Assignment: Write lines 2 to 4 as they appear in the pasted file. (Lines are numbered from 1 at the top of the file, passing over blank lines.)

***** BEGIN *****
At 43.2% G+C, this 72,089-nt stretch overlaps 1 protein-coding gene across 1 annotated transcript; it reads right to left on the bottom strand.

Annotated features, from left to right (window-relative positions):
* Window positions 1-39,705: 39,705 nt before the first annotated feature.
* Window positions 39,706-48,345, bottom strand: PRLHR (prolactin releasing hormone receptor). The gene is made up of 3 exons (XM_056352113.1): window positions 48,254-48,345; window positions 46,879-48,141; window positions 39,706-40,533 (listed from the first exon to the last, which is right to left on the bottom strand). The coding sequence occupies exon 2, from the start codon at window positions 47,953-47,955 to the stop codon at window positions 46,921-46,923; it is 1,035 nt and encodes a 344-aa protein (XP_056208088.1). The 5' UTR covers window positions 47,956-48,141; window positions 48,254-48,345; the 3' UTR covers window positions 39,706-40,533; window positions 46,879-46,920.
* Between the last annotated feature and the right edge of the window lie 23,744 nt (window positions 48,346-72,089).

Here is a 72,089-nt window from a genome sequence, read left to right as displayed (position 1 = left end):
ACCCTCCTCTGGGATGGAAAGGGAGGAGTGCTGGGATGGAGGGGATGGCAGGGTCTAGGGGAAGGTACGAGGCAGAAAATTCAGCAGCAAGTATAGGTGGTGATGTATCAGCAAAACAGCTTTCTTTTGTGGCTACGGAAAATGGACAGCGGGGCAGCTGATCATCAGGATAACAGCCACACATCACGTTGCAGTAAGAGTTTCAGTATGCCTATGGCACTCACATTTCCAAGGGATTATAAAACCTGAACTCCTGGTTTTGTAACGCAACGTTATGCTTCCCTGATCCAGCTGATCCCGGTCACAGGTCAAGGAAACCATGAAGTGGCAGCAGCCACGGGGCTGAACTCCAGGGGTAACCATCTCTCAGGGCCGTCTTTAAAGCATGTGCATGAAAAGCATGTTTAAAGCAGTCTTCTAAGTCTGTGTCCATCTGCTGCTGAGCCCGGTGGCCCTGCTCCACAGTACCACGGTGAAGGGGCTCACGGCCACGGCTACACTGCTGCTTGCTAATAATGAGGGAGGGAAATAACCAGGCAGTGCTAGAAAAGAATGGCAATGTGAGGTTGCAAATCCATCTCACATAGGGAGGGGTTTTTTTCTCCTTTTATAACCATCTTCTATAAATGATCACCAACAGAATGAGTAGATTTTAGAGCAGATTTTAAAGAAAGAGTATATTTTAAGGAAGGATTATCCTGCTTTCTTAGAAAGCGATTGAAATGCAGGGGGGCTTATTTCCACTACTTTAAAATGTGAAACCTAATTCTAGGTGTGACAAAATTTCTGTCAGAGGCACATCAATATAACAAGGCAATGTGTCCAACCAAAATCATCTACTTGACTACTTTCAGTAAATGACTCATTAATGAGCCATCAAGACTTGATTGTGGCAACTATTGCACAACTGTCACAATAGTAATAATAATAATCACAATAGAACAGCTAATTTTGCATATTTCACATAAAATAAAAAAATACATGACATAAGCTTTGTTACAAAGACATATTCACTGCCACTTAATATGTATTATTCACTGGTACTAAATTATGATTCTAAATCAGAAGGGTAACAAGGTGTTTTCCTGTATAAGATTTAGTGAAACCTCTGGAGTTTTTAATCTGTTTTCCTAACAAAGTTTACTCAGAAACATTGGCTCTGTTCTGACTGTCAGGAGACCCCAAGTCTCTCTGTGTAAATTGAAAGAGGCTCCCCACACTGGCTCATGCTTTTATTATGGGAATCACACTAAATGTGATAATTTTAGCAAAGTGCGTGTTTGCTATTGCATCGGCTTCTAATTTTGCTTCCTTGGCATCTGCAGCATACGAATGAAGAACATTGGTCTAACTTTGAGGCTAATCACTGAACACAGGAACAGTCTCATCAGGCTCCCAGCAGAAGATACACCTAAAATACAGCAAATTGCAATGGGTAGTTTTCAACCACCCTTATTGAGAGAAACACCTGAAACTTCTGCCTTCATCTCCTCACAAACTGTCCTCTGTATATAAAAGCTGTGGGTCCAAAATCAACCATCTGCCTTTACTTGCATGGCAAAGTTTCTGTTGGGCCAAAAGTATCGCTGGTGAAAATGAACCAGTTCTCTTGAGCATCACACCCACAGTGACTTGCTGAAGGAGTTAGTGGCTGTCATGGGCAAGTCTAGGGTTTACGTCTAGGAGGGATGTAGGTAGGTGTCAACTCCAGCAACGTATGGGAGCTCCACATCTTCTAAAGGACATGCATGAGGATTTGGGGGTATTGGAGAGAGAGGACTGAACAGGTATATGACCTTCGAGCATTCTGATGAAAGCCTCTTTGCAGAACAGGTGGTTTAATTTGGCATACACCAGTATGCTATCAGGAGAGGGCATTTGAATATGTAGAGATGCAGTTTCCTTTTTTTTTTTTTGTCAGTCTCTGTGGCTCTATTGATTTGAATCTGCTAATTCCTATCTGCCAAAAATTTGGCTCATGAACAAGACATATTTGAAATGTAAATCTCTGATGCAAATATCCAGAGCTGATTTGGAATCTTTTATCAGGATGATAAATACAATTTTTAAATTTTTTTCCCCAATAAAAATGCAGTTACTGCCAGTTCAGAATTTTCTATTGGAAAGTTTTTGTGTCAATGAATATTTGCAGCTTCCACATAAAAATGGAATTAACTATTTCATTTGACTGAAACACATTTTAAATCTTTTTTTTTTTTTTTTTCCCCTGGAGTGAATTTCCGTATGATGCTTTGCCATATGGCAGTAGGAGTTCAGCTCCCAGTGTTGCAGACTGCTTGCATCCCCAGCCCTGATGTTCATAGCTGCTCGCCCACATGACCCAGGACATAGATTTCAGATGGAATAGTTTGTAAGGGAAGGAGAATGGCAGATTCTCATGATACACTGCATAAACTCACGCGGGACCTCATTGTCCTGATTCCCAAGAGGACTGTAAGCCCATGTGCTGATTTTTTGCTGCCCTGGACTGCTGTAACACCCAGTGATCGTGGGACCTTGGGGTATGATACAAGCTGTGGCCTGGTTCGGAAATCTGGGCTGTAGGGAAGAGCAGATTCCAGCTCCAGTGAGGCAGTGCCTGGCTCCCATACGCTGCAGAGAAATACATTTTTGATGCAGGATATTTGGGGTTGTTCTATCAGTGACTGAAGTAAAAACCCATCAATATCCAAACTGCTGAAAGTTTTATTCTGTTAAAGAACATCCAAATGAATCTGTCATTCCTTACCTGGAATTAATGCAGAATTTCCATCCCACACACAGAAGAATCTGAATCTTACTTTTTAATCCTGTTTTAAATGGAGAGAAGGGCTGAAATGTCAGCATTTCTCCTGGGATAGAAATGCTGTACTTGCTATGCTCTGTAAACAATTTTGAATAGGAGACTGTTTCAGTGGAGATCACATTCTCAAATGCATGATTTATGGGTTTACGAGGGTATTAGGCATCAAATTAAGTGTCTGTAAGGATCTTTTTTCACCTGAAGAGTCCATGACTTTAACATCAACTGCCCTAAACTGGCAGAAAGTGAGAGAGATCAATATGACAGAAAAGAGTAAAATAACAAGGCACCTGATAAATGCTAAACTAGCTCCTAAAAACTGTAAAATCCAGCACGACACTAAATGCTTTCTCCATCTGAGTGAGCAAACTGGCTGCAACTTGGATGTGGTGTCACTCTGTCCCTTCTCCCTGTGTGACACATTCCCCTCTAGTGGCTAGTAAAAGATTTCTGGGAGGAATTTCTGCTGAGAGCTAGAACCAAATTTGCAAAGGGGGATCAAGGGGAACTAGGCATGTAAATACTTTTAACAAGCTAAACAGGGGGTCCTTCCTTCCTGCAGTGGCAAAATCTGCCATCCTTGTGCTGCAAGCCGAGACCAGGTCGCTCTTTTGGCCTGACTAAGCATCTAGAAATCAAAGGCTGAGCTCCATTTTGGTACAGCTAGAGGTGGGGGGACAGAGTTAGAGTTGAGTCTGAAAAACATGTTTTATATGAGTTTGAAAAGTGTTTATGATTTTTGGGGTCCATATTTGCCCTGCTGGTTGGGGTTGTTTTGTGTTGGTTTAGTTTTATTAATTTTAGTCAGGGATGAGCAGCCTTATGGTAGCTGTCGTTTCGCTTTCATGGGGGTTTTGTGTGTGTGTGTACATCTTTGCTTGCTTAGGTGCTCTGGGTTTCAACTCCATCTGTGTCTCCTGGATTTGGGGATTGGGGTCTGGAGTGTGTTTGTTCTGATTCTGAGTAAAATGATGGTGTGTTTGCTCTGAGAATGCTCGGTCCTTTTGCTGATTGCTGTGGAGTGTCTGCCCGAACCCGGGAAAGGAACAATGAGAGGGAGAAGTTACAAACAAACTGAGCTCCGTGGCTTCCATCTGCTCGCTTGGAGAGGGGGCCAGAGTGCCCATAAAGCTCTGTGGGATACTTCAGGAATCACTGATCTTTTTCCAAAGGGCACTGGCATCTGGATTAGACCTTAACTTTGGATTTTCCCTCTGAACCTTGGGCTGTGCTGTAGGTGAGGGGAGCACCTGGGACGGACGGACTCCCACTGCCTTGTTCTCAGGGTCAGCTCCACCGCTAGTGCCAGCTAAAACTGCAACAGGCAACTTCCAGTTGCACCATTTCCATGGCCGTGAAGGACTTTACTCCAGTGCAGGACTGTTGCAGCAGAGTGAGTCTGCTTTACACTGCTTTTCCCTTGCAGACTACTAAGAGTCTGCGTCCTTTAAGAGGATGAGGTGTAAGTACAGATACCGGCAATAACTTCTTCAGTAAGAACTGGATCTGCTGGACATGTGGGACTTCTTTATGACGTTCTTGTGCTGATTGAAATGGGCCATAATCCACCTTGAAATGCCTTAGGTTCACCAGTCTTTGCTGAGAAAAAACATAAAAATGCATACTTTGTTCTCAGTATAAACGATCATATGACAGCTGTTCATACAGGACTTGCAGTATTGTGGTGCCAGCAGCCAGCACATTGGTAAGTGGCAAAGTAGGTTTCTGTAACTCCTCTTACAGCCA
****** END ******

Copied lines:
Annotated features, from left to right (window-relative positions):
* Window positions 1-39,705: 39,705 nt before the first annotated feature.
* Window positions 39,706-48,345, bottom strand: PRLHR (prolactin releasing hormone receptor). The gene is made up of 3 exons (XM_056352113.1): window positions 48,254-48,345; window positions 46,879-48,141; window positions 39,706-40,533 (listed from the first exon to the last, which is right to left on the bottom strand). The coding sequence occupies exon 2, from the start codon at window positions 47,953-47,955 to the stop codon at window positions 46,921-46,923; it is 1,035 nt and encodes a 344-aa protein (XP_056208088.1). The 5' UTR covers window positions 47,956-48,141; window positions 48,254-48,345; the 3' UTR covers window positions 39,706-40,533; window positions 46,879-46,920.